What do you get when you combine a recycled car tire, a piece of cedar, some paint and a smiley-face? A Tire Totter of course—and a great project the whole family can take part in.
Finding the tire was easy. We got it from our local service station—free. A 2x6x8 length of Western Red Cedar, some paint, and a few screws were all available at our local home center.
We used an angle grinder with a metal cutting wheel to cut the tire. A miter saw (a circular or even hand-saw will work too) to cut the wood. We routed the edges with a trim router and drove the screws with our impact drivers (a drill-driver will do fine too.)
The basic gist is easy: cut the tire in half, insert a small board in the open end. Install the Totter Beam on top of the small board, add handles and paint. Here’s the detail if you want to have at it yourself.
\ To accurately measure a round tire with straight tape measure put the tire on the corner of a piece of plywood touching two edges. Measure across the diameter of the tire. Whatever it is, divide it in half, then remove the tire and mark it on the plywood. Square across. Put the tire back and then mark the tire.
\ Now comes the fun part. Load up a 4 ½ inch angle grinder with a metal cutting wheel—and yourself with gloves and goggles—and very carefully cut through the tire. There are steel belts inside the rubber both on the inside rim and at the tread. As you cut through with the grinder, wedge the cut open with a multi-tool or wood shim. Cut the tire from both sides.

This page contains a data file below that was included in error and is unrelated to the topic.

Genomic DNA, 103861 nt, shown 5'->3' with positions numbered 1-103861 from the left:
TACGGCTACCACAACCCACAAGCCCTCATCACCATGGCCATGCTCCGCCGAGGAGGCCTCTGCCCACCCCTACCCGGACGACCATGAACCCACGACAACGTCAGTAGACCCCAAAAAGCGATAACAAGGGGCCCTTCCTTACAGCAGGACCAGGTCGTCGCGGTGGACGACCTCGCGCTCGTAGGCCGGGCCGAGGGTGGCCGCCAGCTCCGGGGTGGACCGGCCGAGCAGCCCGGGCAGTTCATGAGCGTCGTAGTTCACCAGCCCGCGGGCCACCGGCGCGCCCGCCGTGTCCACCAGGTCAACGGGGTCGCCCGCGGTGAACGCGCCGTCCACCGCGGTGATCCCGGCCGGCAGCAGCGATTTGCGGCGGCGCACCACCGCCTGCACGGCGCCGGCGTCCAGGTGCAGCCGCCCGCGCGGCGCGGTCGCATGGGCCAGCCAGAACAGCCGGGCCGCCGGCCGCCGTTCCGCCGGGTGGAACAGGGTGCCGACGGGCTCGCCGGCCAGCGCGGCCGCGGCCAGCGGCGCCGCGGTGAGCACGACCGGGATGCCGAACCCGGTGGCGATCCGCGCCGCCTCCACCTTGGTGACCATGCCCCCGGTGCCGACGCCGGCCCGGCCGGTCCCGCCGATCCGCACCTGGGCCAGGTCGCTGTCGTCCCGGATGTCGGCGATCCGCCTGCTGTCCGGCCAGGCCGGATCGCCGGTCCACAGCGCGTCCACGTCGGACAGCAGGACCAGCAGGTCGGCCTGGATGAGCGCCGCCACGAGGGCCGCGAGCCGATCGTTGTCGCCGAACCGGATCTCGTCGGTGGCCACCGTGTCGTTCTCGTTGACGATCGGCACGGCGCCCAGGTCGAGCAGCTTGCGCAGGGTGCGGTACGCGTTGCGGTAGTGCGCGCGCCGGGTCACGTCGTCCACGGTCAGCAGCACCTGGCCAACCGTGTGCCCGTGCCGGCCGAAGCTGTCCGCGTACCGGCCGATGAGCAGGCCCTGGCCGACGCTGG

Tip: drill a few holes in the bottom of the tire to allow water to drain.
\ Cut a piece of cedar to fit inside the opening of the tire. Fasten with 1-inch flat-head screws.
\ On top of the totter plate, center and install the totter board. You can flip the whole thing over and fasten from the under-side to hide the fastener holes. Use 2 1/2 inch deck screws.
Handle and “Eyes”
\ For the eyes, we used old raquetballs cut in half with a utility knife. We cut little wood blocks that fit inside the half sphere. We then used our narrow crown stapler to staple the block to the Totter, then the ball to the block. Shoot the staple where the pupil of the eye will be to hide it. The handles were off-the-shelf playground pieces we scarfed up at our local Lowes store.
Painting the individual pieces ahead of time and and letting them dry before installation is probably the best, but if your kids are anxious to help—and ours were—make it a paint party because the point of the Tire Totter is fun!